Happy_fig6_0123.jpgExample (Figure 6)

The IPC-CFX standard allows inspection data (2) and (3) from devices to be uploaded to MEM software where compensation data (2) and correction data (2) are determined and downloaded to the screen printer and pick-and-place machines to improve quality and reduce downtime.

SEMI-SECS/GEM
The third standard protocol is SEMI’s SECS/GEM standard. This standard was established in the 1980s and ‘90s by the semiconductor industry (SEMI) and has been continuously updated. There are over 900 English SEMI standards, with many more in Korean, Japanese, and Chinese. SEMI also has standards for other industries, including photovoltaic and liquid crystal display fabrication. The standards are open and non-proprietary. SEMI’s documentation is useful to establish messages and responses for PCB fabrication protocols. Like IC fabrication, the PCB fabrication process is thermodynamic, so the IC fabrication model is very useful for PCB fab and is different from the kinematic PCB assembly model. It has been updated with current wireless networking and security and is a convenient model for additional PCB automation. The PCB fabrication standards are under development by the Taiwan Printed Circuit Association (TPCA); its model is shown in Figure 7.

Happy_fig7_0123.jpgSEMI has PCB fabrication and assembly advisory boards working to connect the entire electronics supply chain into one digital thread. Because of accessibility, originality, and security, SEMI is looking at “distributed ledger technologies” (blockchain) as a possible technology to include in its General Equipment Model (GEM-E30) protocol. Find the SEMI standards on its website6.

Happy_fig8_0123.jpgConclusion
The automation planning methodology is detailed in Automation and Advanced Procedures in PCB Fabrication1. By breaking down all work into time spent by a worker and by the machines for mechanization and systemization at various levels and classes, a plan can easily be prepared for new performance stages. The material handling of products from operation to operation (Figure 8) is benchmarked, as well as the networking of information.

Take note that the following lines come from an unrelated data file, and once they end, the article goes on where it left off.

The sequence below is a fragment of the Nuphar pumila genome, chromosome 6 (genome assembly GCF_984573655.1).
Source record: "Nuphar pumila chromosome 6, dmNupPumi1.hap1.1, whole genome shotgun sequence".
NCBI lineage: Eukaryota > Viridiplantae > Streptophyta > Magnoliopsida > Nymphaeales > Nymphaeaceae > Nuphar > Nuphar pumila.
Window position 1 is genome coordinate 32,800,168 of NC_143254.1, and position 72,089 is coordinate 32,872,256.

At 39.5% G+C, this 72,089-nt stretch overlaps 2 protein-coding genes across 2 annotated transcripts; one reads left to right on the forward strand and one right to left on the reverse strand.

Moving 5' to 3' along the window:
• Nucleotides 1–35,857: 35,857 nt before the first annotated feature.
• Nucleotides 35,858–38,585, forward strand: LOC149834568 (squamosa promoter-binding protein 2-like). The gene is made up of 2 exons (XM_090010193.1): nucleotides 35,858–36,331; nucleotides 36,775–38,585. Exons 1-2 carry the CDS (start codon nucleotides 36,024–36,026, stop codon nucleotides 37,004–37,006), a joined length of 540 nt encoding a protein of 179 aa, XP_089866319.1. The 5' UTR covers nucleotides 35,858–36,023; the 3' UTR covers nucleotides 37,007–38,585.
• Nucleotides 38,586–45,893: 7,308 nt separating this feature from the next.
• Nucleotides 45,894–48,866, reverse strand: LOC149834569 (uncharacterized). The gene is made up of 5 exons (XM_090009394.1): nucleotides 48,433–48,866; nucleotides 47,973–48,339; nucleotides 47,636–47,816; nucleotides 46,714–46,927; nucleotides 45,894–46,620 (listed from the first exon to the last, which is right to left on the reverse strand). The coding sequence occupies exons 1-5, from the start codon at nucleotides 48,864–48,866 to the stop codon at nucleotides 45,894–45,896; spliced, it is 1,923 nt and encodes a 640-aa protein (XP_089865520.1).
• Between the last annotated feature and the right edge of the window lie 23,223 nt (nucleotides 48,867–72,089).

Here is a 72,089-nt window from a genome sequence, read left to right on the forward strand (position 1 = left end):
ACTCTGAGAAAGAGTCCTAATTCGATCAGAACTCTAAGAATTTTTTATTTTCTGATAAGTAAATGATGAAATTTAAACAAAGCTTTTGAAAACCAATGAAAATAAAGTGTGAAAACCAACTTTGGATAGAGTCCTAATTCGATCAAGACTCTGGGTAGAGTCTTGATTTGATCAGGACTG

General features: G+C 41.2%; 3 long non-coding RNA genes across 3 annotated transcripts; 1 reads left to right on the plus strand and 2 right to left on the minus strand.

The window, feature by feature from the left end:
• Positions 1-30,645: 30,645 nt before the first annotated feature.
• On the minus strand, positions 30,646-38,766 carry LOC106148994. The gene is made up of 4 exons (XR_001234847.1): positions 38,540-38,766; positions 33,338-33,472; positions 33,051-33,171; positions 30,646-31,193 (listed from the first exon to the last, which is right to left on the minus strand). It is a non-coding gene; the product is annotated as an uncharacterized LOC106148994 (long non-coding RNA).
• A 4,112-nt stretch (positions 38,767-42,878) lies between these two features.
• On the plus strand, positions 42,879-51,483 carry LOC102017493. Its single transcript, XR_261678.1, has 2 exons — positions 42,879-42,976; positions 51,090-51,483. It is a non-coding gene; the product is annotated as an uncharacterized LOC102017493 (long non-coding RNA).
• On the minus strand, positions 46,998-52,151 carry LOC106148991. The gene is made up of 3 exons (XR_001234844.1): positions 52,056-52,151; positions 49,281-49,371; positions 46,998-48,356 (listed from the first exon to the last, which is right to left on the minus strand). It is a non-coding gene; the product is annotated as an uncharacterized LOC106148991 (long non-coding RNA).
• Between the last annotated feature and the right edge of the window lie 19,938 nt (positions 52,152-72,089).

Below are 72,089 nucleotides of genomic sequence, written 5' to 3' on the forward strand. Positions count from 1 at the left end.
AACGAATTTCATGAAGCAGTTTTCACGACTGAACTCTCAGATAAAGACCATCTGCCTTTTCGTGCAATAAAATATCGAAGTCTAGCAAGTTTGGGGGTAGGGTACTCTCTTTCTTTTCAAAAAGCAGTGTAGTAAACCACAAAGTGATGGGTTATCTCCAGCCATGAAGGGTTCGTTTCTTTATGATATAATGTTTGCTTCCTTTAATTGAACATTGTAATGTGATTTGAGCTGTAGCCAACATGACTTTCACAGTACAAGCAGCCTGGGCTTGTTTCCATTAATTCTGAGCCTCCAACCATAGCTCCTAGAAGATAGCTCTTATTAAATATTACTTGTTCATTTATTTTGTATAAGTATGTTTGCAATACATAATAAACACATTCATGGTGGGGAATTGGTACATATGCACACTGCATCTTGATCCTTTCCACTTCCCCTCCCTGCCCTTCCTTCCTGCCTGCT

References

  1. Automation and Advanced Procedures in PCB Fabrication, by Happy Holden, June 2018.
  2. “Building An AI Ready Culture,” keynote address by Irene Petrick, SMTA eSmart Factory Conference, Detroit, 2019.
  3. “IPC CFX: Plug and Play Equipment Messaging Supporting the Factory of the Future,” IPC.org, 2022.
  4. “The Smart Factory Program,” at IPC APEX EXPO in San Diego, CA, 2022.
  5. “SEMI SECS/GEM Presentation,” translated from Chinese at the TPCA Conference in Taipei, Taiwan, November 2021.
  6. SEMI website, www1.semi.org/standards.

Happy Holden has worked in printed circuit technology since 1970 with Hewlett-Packard, NanYa Westwood, Merix, Foxconn, and Gentex. He is currently a contributing technical editor with I-Connect007, and the author of Automation and Advanced Procedures in PCB Fabrication, and 24 Essential Skills for Engineers.

This column originally appeared in the January 2023 issue of PCB007 Magazine.

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2023

Happy’s Tech Talk #16: Protocols for a Smart Factory Future

01-26-2023

Karl Dietz never wrote on automation and the Smart factory, but these topics have been a priority for larger OEMs since the early '80s. I became involved in automation planning after designing and building Hewlett-Packard’s newest printed circuit fabrication facility in Sunnyvale, California. The journey to a Smart factory is evolutionary; it starts with a thorough business plan that charts a roadmap for your enterprise into the future.

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2022